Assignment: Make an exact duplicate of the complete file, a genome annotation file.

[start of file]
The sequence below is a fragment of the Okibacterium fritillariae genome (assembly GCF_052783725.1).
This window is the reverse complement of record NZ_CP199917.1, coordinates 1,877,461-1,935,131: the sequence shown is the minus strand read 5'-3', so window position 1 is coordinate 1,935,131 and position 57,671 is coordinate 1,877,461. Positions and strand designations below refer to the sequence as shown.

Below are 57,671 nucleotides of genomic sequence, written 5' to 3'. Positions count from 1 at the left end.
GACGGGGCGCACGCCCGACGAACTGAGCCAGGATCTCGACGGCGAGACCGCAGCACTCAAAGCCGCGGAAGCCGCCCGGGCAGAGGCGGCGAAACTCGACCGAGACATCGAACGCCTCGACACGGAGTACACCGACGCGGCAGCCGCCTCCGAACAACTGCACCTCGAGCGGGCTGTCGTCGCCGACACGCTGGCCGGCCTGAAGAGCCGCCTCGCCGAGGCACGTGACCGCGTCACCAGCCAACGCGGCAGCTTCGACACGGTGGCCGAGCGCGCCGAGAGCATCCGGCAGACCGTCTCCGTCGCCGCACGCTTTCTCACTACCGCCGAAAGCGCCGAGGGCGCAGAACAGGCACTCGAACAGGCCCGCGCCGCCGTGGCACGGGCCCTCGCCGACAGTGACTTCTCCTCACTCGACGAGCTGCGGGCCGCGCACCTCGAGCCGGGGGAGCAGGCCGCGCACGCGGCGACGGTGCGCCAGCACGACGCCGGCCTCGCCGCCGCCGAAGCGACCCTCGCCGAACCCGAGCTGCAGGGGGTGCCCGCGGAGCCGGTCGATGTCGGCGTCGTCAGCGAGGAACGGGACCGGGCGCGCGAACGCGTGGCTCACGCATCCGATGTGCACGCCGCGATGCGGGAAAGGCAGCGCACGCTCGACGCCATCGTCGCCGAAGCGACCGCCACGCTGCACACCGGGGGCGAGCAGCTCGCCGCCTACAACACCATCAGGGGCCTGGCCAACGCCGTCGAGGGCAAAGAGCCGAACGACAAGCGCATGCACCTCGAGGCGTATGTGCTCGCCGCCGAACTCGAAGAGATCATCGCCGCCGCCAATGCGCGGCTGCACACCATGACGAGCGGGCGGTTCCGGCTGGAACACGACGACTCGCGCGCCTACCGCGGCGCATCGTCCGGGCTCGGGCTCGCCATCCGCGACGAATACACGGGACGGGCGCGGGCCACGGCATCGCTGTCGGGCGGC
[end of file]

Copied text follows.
The sequence below is a fragment of the Okibacterium fritillariae genome (assembly GCF_052783725.1).
This window is the reverse complement of record NZ_CP199917.1, coordinates 1,877,461-1,935,131: the sequence shown is the minus strand read 5'-3', so window position 1 is coordinate 1,935,131 and position 57,671 is coordinate 1,877,461. Positions and strand designations below refer to the sequence as shown.

Below are 57,671 nucleotides of genomic sequence, written 5' to 3'. Positions count from 1 at the left end.
GACGGGGCGCACGCCCGACGAACTGAGCCAGGATCTCGACGGCGAGACCGCAGCACTCAAAGCCGCGGAAGCCGCCCGGGCAGAGGCGGCGAAACTCGACCGAGACATCGAACGCCTCGACACGGAGTACACCGACGCGGCAGCCGCCTCCGAACAACTGCACCTCGAGCGGGCTGTCGTCGCCGACACGCTGGCCGGCCTGAAGAGCCGCCTCGCCGAGGCACGTGACCGCGTCACCAGCCAACGCGGCAGCTTCGACACGGTGGCCGAGCGCGCCGAGAGCATCCGGCAGACCGTCTCCGTCGCCGCACGCTTTCTCACTACCGCCGAAAGCGCCGAGGGCGCAGAACAGGCACTCGAACAGGCCCGCGCCGCCGTGGCACGGGCCCTCGCCGACAGTGACTTCTCCTCACTCGACGAGCTGCGGGCCGCGCACCTCGAGCCGGGGGAGCAGGCCGCGCACGCGGCGACGGTGCGCCAGCACGACGCCGGCCTCGCCGCCGCCGAAGCGACCCTCGCCGAACCCGAGCTGCAGGGGGTGCCCGCGGAGCCGGTCGATGTCGGCGTCGTCAGCGAGGAACGGGACCGGGCGCGCGAACGCGTGGCTCACGCATCCGATGTGCACGCCGCGATGCGGGAAAGGCAGCGCACGCTCGACGCCATCGTCGCCGAAGCGACCGCCACGCTGCACACCGGGGGCGAGCAGCTCGCCGCCTACAACACCATCAGGGGCCTGGCCAACGCCGTCGAGGGCAAAGAGCCGAACGACAAGCGCATGCACCTCGAGGCGTATGTGCTCGCCGCCGAACTCGAAGAGATCATCGCCGCCGCCAATGCGCGGCTGCACACCATGACGAGCGGGCGGTTCCGGCTGGAACACGACGACTCGCGCGCCTACCGCGGCGCATCGTCCGGGCTCGGGCTCGCCATCCGCGACGAATACACGGGACGGGCGCGGGCCACGGCATCGCTGTCGGGCGGC